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Earthquake, Statue of Liberty lightning strike, and the solar eclipse. So…is the world ending?

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Earthquake, Statue of Liberty lightning strike, and the solar eclipse. So…is the world ending?
Google News Recentlyheard

Google News Recentlyheard

If I’m on trip, within the ocean, salty breeze in my frizzy hair, then sure, positive. I just like the bobbly feeling of being in the midst of a mushy wave.

However, once I’m sitting on a settee in the midst of my lounge, holding my 6-month-old niece, and the home begins shifting from below us? No thanks.

Like most East Coasters, I felt like Friday’s 4.8 magnitude earthquake got here out of nowhere. Along with higher meals and the actual change of seasons, maintaining our ft firmly planted on the bottom is among the causes we desire life right here over the sunshine and seismic exercise of the West Coast. We don’t do rattly, paintings-fall-off-the-wall earthquakes in Jersey.

Now that this out-of-the-ordinary factor has occurred, we’re completely consumed by it. I despatched and obtained extra texts than I need to admit buying and selling struggle tales concerning the 20-second rumble. I Googled, in order that I felt assured sufficient in my earthquake experience to carry conversations about it with family and friends. It’s what we talked about over dinner.

After which social media identified to me – because it so usually does – that this wild incidence isn’t alone. Right here’s a major-weird-stuff timeline for you:

Wednesday, April 3 – the Statue of Liberty is struck by lightning, and caught on digicam in gorgeous images by Dan Martland that make Girl Liberty appear like a pop star in the midst of a pyrotechnically enhanced present.

Friday, April 5 – The child and I, and about 42 million different folks, are actually sofa browsing throughout the quake.

Monday, April 8 – Get your glasses out, youngsters. It’s photo voltaic eclipse time.

Naturally, the web now thinks the world is ending.

I’ll admit I loved scrolling by means of all of the memes, witty feedback, and nasty spats on social media concerning the confluence of those occasions. I notably preferred the posters who predicted it was all “some subsequent stage Ghostbusters advertising technique,” or that the aliens are coming for us subsequent week.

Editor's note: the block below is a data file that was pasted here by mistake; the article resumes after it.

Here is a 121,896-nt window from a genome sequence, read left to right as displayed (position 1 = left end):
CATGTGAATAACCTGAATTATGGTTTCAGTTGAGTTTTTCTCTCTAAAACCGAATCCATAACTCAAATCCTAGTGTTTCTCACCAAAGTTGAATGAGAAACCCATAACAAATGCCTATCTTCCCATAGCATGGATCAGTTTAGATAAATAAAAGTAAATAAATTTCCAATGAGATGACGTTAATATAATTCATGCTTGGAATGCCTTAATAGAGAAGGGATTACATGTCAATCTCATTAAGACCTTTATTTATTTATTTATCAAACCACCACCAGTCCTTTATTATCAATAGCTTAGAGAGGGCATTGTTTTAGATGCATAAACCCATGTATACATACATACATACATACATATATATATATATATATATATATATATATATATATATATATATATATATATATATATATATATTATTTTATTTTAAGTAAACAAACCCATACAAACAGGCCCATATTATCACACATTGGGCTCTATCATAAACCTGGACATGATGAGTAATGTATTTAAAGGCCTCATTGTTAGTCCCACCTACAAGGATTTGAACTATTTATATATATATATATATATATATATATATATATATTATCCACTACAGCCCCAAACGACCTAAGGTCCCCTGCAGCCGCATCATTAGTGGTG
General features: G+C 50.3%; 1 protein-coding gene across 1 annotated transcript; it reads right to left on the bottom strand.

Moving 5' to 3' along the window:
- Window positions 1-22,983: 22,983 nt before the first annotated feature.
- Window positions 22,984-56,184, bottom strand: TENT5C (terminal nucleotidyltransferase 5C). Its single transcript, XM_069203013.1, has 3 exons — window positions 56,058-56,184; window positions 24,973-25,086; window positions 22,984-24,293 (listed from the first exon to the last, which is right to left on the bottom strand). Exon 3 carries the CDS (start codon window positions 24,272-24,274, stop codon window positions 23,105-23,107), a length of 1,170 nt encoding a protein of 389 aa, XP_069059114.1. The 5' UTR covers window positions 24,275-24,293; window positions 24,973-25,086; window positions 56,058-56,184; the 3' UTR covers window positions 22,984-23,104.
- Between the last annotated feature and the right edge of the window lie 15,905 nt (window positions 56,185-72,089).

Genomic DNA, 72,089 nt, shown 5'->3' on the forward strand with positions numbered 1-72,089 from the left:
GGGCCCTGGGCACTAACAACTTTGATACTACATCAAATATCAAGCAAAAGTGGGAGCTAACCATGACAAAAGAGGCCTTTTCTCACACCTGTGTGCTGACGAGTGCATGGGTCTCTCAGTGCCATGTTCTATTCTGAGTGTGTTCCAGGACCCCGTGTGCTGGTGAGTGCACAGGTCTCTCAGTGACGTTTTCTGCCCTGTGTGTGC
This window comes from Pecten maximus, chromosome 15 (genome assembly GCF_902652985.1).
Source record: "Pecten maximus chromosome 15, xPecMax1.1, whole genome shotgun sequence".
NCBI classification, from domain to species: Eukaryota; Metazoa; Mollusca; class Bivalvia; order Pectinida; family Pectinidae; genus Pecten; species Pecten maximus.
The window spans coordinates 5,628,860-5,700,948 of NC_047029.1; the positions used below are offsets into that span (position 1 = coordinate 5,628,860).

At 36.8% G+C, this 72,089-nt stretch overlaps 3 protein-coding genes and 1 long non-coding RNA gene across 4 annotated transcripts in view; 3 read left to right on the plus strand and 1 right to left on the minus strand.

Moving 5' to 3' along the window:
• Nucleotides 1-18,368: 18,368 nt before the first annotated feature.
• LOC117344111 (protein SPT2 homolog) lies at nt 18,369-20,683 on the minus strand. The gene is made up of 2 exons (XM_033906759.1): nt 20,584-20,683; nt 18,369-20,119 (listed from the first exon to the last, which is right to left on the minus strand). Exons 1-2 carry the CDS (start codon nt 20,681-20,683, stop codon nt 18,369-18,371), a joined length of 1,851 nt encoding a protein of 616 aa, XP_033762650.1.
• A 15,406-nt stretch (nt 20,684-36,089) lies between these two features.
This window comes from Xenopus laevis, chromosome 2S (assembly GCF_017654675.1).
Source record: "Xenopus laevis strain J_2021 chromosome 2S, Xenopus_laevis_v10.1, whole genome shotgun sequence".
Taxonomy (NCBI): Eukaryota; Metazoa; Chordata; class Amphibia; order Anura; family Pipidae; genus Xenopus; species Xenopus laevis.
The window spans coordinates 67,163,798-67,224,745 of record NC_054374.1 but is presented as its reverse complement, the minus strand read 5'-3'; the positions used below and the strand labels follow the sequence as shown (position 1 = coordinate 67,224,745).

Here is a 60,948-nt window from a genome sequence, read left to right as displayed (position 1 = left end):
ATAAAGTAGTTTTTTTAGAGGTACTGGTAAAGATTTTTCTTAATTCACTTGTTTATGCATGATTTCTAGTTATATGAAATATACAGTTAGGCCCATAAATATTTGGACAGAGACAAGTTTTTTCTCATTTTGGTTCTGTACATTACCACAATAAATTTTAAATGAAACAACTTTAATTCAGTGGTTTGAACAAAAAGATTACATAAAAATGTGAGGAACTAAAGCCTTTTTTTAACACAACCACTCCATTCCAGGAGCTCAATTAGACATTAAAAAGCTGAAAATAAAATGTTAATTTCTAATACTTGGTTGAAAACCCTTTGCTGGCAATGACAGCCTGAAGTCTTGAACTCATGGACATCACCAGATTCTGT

They obtained me eager about why, when confronted with unusual (and fortunately in these circumstances not truly harmful) happenings, we instantly go to the tip of the world eventualities. All of us get the joke of the man who posted the Godzilla meme – in any case of this, what’s subsequent?!

I texted Brandon Valeriano, a Seton Corridor professor and all-around sensible man with a humorousness to ask his ideas. He identified to me that the three occasions I discussed weren’t actually as out-of-nowhere as they appear.

The Statue of Liberty, AccuWeather experiences, is definitely struck by lightning a number of occasions a yr.

Average earthquakes listed below are uncommon, however they do occur. We get small ones far more usually than you most likely understand. (We’ve had 28 quakes in New Jersey up to now 17 years.) And, one other stronger, 5.9 magnitude earthquake that hit Virginia in 2011 rattled us in New Jersey and New York, too.

And photo voltaic eclipses don’t occur on a regular basis, however they’re a traditional a part of the planetary rotation and are utterly predictable.

So why does X-formerly-Twitter say we’re in for it?

Professor Valeriano advised me we use humor and conspiracy theories to make sense of the world.

“People attempt to search for patterns to arrange … (the) world, and generally one thing that you simply see as a sample, or a streak, is admittedly simply one thing that’s occurring naturally.

“The world is huge and stuffed with complexity,” Valeriano texted me. “Loads of conspiracies are simply methods to ascertain order.”

So, he doesn’t assume we have to put together to be beamed up. That’s good.

However hey, I’ll nonetheless put on my pajamas inside out and hope for a Could Day snow day when you guys need to. (And really, it did snow in Could in New Jersey in 2020. However 2020 was means too out of the abnormal to rely.)

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